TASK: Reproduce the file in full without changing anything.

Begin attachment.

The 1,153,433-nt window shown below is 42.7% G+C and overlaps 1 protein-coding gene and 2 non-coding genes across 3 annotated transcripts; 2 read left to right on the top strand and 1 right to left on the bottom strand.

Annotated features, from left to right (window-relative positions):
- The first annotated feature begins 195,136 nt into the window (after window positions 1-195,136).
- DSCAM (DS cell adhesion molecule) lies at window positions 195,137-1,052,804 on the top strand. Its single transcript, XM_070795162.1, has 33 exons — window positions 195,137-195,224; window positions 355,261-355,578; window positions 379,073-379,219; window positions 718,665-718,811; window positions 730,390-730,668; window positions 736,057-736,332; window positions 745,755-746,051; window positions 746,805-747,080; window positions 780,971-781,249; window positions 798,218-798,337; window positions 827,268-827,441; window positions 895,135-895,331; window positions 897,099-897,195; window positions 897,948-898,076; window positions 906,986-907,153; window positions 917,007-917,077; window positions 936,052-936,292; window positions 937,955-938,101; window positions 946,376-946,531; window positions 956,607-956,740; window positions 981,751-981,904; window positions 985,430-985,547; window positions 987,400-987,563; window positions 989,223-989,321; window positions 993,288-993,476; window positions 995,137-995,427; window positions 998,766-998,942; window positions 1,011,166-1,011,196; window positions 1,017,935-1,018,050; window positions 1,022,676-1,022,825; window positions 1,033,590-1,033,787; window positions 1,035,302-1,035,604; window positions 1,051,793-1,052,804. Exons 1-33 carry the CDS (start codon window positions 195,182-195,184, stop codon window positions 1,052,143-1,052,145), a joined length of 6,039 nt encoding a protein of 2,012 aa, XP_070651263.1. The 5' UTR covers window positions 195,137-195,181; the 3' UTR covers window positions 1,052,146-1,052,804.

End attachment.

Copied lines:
The 1,153,433-nt window shown below is 42.7% G+C and overlaps 1 protein-coding gene and 2 non-coding genes across 3 annotated transcripts; 2 read left to right on the top strand and 1 right to left on the bottom strand.

Annotated features, from left to right (window-relative positions):
- The first annotated feature begins 195,136 nt into the window (after window positions 1-195,136).
- DSCAM (DS cell adhesion molecule) lies at window positions 195,137-1,052,804 on the top strand. Its single transcript, XM_070795162.1, has 33 exons — window positions 195,137-195,224; window positions 355,261-355,578; window positions 379,073-379,219; window positions 718,665-718,811; window positions 730,390-730,668; window positions 736,057-736,332; window positions 745,755-746,051; window positions 746,805-747,080; window positions 780,971-781,249; window positions 798,218-798,337; window positions 827,268-827,441; window positions 895,135-895,331; window positions 897,099-897,195; window positions 897,948-898,076; window positions 906,986-907,153; window positions 917,007-917,077; window positions 936,052-936,292; window positions 937,955-938,101; window positions 946,376-946,531; window positions 956,607-956,740; window positions 981,751-981,904; window positions 985,430-985,547; window positions 987,400-987,563; window positions 989,223-989,321; window positions 993,288-993,476; window positions 995,137-995,427; window positions 998,766-998,942; window positions 1,011,166-1,011,196; window positions 1,017,935-1,018,050; window positions 1,022,676-1,022,825; window positions 1,033,590-1,033,787; window positions 1,035,302-1,035,604; window positions 1,051,793-1,052,804. Exons 1-33 carry the CDS (start codon window positions 195,182-195,184, stop codon window positions 1,052,143-1,052,145), a joined length of 6,039 nt encoding a protein of 2,012 aa, XP_070651263.1. The 5' UTR covers window positions 195,137-195,181; the 3' UTR covers window positions 1,052,146-1,052,804.